An Overview of 1099 IRS Tax Requirements for Gig Workers

Whether you hire gig workers or you moonlight as a gig worker, knowing your tax requirements is crucial!

The gig economy is here to stay, and not only that, but it is constantly growing and changing. So many of our daily tasks are being shaped by the gig economy, and the companies that have emerged are now household names.

Just think about it: you don’t just hail a cab anymore, you probably use a ridesharing app. You probably don’t bring cash to an outing with friends or family anymore because you can send them your share through an app. Why pick up your own takeout when you can get it delivered with a few clicks?

If you’re relating to this, you are either supporting gig workers or you may be a gig worker. Taxes are already a daunting task, but with the rise of gig work, how does this affect income and tax returns? 

Keep reading for an insightful look at the gig economy and where IRS requirements come into play!

What is the Gig Economy?

The gig economy is precisely that—a group of workers who have the flexibility to work on their terms and earn extra income. Apart from providing ‘on-demand’ services, the gig economy also encompasses selling goods via online marketplaces.

So, what distinguishes the gig economy from freelancing? In the gig economy, all services and goods are offered through digital platforms, such as apps or websites. Freelance workers often operate under specific terms and contracts, while gig workers enjoy greater flexibility and autonomy. 

What is considered ‘Gig Work’? 

While gig workers are typically thought of as part-time, that is not always the case, gig work can also be done on a full-time basis. Some gig workers may even choose to work part-time doing a few different types of gig work. The common denominator of all gig work is its flexible, on-demand nature.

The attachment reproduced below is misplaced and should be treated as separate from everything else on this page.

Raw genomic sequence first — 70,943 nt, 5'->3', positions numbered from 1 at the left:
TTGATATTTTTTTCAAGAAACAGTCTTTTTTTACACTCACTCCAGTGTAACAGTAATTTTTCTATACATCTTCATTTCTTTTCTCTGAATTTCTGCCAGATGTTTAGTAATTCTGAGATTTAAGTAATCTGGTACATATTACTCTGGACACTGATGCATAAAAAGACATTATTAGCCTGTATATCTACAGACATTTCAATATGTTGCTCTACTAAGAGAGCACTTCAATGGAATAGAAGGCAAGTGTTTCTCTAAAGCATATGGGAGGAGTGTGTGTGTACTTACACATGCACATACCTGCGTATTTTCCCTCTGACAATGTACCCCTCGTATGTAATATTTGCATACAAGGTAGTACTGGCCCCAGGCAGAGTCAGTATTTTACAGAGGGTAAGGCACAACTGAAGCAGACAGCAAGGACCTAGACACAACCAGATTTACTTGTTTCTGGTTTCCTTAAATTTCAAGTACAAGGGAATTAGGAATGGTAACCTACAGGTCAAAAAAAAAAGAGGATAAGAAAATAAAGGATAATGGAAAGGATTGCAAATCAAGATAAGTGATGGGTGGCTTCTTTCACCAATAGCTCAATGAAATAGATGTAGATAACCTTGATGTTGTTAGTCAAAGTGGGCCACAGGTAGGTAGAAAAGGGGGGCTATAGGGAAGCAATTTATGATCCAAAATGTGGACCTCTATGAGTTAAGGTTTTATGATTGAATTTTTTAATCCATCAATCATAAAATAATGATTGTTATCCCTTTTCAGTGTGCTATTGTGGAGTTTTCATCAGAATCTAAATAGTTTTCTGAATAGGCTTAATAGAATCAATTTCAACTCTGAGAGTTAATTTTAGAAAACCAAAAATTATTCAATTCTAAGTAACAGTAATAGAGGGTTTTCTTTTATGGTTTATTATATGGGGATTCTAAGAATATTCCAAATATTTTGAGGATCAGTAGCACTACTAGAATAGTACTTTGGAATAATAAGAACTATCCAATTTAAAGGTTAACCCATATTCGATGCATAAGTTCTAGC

Here are some examples of gig work and the types of companies that provide these jobs.

  • Delivery Services: This can range from placing an order on Doordash to ordering grocery delivery through Instacart. 
  • Online Marketplaces for Creative Goods: Companies like Etsy have risen in popularity by providing an online platform for selling unique crafts and homemade goods. 
  • On-Demand Labor and Repair Services: If you’ve ever purchased furniture from a certain big-box Swedish company, you may have also used a service like  TaskRabbit and contracted a gig worker to assemble it.
  • Property and Rentals: Have you ever planned a trip and booked a home or condo? If so, you’ve probably heard of Airbnb or VRBO. 

How are Gig Workers Taxed?

Great question! If an individual works for a company, they must be an employee, right? No, this is actually not the case for the vast majority of gig workers. Gig workers are generally taxed like independent contractors, this means that the company they work for should issue them a 1099 form

Depending on the amount of income an individual generates doing gig work, they may also be required to make quarterly estimated tax payments to the IRS. For example,  gig workers who are considered self-employed have to pay all the Social Security and Medicare taxes on their gig income.

When companies onboard gig workers as independent 1099 contractors, they should request a Form W-9 from the individual. This form is designed to capture the individual’s legal name, address, and Taxpayer Identification Number (TIN). This information is crucial for the company to be able to issue independent contractors a 1099 at the end of the year. 

If someone doesn’t give the company their correct TIN (Taxpayer Identification Number), backup withholding rules may apply. If the business tries twice to get the independent contractor’s TIN and doesn’t get it, they’ll have to withhold 24% from the payments they make and send that amount to the IRS until the right TIN is provided.

In the case of ride-sharing, gig workers who use their car for both personal and business transportation can deduct expenses that apply only to business use.